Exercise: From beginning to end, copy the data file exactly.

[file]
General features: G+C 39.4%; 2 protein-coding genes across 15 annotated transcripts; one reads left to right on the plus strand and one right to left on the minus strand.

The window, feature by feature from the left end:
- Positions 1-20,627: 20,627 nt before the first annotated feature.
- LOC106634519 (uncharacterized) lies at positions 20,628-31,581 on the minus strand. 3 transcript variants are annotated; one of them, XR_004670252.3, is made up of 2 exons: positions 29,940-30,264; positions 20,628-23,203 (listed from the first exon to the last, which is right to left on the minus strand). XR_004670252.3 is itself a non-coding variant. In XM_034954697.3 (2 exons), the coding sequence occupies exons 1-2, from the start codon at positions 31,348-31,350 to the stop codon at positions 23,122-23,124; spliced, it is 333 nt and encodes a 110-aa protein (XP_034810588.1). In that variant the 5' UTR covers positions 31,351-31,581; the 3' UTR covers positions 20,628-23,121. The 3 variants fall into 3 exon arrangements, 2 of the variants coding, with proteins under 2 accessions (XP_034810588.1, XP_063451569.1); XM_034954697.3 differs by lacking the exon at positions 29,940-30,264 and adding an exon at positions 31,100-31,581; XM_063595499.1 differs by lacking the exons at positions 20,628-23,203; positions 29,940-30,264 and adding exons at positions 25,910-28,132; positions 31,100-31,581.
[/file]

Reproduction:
General features: G+C 39.4%; 2 protein-coding genes across 15 annotated transcripts; one reads left to right on the plus strand and one right to left on the minus strand.

The window, feature by feature from the left end:
- Positions 1-20,627: 20,627 nt before the first annotated feature.
- LOC106634519 (uncharacterized) lies at positions 20,628-31,581 on the minus strand. 3 transcript variants are annotated; one of them, XR_004670252.3, is made up of 2 exons: positions 29,940-30,264; positions 20,628-23,203 (listed from the first exon to the last, which is right to left on the minus strand). XR_004670252.3 is itself a non-coding variant. In XM_034954697.3 (2 exons), the coding sequence occupies exons 1-2, from the start codon at positions 31,348-31,350 to the stop codon at positions 23,122-23,124; spliced, it is 333 nt and encodes a 110-aa protein (XP_034810588.1). In that variant the 5' UTR covers positions 31,351-31,581; the 3' UTR covers positions 20,628-23,121. The 3 variants fall into 3 exon arrangements, 2 of the variants coding, with proteins under 2 accessions (XP_034810588.1, XP_063451569.1); XM_034954697.3 differs by lacking the exon at positions 29,940-30,264 and adding an exon at positions 31,100-31,581; XM_063595499.1 differs by lacking the exons at positions 20,628-23,203; positions 29,940-30,264 and adding exons at positions 25,910-28,132; positions 31,100-31,581.